• Relationships between central government and public nonfinancial and financial corporations are generally clearly defined. Regarding quasi fiscal activities (QFAs), while public corporations are generally compensated for carrying out QFAs and these are, for the most part, reflected in their budgets, the total value of subsidies is difficult to determine from available information in the central Government’s budget, raising concerns of transparency and parliamentary accountability.

  • The legal framework for management of public funds is neither clear nor comprehensive. The Government Financial Management Act (GFMA) 2004 is the only general PFM act at this time but it has very limited coverage of key areas of government financial management and does not take into account important reforms implemented in recent years (e.g., MTEF, new budget classification, new approaches to internal and external audits, and the introduction of finance officers). Moreover, the PS Treasury is not assigned any significant PFM duties and responsibilities. As a result of these, the MoF has had difficulties in ensuring adherence to financial regulations and other instructions. The FAD PFM mission of August 200665 noted that the legal framework for PFM in Kenya requires significant revision to bring it in line with international best practice and to incorporate recent reforms. This view is also reflected in the authorities’ own PFM reform strategy adopted in the second half of 2006. The recent work on updating the GFMA66 has included broad consultations with a wide range of stakeholders outside the Ministry of Finance, although so far these consultations have not included the Parliament. The authorities face the pressure to conclude the current drafting, however, as a legislative proposal (the Fiscal Management Bill) by a member of Parliament is currently awaiting final reading in Parliament. There is an urgent need to initiate a dialogue between the government and the Parliamentary Committees on the legislative framework for PFM management in order to arrive at a comprehensive and operationally clear bill.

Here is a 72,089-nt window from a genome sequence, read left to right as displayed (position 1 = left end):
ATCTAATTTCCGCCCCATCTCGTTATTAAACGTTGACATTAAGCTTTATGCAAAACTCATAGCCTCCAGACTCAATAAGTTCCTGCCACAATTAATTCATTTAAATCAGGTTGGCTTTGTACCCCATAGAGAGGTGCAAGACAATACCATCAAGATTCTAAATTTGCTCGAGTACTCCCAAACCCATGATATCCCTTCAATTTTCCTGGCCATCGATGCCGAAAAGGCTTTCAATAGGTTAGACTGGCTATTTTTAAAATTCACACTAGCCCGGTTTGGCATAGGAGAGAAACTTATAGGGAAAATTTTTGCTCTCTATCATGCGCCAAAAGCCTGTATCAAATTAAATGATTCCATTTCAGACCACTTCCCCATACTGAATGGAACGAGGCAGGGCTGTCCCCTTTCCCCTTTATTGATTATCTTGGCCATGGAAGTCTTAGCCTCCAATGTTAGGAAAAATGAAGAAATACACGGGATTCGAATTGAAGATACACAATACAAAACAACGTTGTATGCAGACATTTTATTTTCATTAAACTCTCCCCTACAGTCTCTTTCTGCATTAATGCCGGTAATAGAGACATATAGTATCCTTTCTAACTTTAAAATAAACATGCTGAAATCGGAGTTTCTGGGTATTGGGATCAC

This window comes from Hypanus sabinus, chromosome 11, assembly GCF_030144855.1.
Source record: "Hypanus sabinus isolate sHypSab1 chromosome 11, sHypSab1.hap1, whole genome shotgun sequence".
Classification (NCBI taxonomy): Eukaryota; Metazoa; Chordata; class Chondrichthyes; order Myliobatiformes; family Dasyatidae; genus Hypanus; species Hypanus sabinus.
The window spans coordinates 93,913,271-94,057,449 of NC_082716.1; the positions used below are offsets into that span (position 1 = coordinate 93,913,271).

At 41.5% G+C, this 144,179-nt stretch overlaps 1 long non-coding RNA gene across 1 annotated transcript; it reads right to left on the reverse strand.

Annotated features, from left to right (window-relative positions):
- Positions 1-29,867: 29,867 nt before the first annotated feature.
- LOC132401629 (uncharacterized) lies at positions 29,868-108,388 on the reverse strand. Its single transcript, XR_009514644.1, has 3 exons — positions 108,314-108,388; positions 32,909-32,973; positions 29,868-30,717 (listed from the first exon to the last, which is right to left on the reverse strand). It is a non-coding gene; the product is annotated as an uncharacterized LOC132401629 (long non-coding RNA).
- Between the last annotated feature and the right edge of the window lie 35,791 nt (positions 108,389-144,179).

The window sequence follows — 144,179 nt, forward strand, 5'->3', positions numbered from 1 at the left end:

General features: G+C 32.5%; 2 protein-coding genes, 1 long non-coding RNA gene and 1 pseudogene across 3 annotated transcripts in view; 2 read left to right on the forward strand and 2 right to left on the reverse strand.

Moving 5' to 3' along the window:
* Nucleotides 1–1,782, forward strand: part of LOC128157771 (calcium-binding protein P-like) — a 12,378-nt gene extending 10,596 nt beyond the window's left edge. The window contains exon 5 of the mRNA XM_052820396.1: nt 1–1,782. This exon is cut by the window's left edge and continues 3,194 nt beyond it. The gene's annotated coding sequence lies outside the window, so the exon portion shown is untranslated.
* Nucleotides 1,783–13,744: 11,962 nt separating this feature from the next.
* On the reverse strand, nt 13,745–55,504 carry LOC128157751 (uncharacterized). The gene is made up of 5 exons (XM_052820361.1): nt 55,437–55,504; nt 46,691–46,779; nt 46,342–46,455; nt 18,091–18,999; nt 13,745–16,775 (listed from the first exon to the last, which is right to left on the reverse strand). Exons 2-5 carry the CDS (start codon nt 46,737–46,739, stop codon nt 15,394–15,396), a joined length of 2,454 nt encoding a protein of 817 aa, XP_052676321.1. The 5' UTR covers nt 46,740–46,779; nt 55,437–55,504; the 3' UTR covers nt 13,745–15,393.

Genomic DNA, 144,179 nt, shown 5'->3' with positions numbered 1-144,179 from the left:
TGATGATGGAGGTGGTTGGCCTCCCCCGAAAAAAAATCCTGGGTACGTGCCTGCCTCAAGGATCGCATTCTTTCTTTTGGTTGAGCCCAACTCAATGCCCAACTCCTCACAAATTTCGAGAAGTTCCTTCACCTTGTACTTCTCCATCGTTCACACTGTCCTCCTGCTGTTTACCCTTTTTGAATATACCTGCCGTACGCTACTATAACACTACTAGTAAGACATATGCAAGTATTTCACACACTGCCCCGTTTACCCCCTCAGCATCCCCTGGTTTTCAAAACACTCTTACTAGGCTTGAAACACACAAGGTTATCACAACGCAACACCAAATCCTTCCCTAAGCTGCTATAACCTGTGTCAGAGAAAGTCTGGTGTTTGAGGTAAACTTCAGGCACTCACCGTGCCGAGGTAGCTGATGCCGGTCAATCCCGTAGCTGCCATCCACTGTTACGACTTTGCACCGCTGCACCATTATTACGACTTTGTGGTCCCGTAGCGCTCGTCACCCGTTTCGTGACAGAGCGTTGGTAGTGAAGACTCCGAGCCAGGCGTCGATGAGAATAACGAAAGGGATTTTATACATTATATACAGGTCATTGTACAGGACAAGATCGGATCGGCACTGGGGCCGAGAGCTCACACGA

• The legal and administrative framework for tax policy and administration is generally sound. The legislative basis for taxation is clear and comprehensive and tax administration is clearly defined and well coordinated with overall fiscal policy. The tax administration is functionally based and is generally in line with best practices, with the exception of the domestic tax department, which is headed by two commissioners (large and other taxpayers), which created two accountability centers for the same taxes, and therefore the potential for conflicting rulings. While the current dual system appears to be functioning efficiently, consideration should be given to a structure based on best practices over the medium term. Each tax law has its own tax procedures code and there is a need to unify them. There is, however, a wide range of tax exemptions under the law and tax expenditures are not quantified nor reported. Tax officials have very limited discretionary authority over exemptions but tax commissioners have an overall discretion in granting waivers on penalties and interest. Taxpayers’ legal rights are well defined and they have recourse to administrative reviews and tribunals.

  • The Public Officer Ethics Act establishes a clear legal framework for the ethical conduct of public servants, including a requirement for senior public officials to prepare a declaration of assets, which is supported by the Anti-Corruption and Economic Crimes Act and the KACC, which also verifies wealth declarations of ministers and publishes a quarterly report on its activities on its website.

Open Budget Preparation, Execution and Reporting.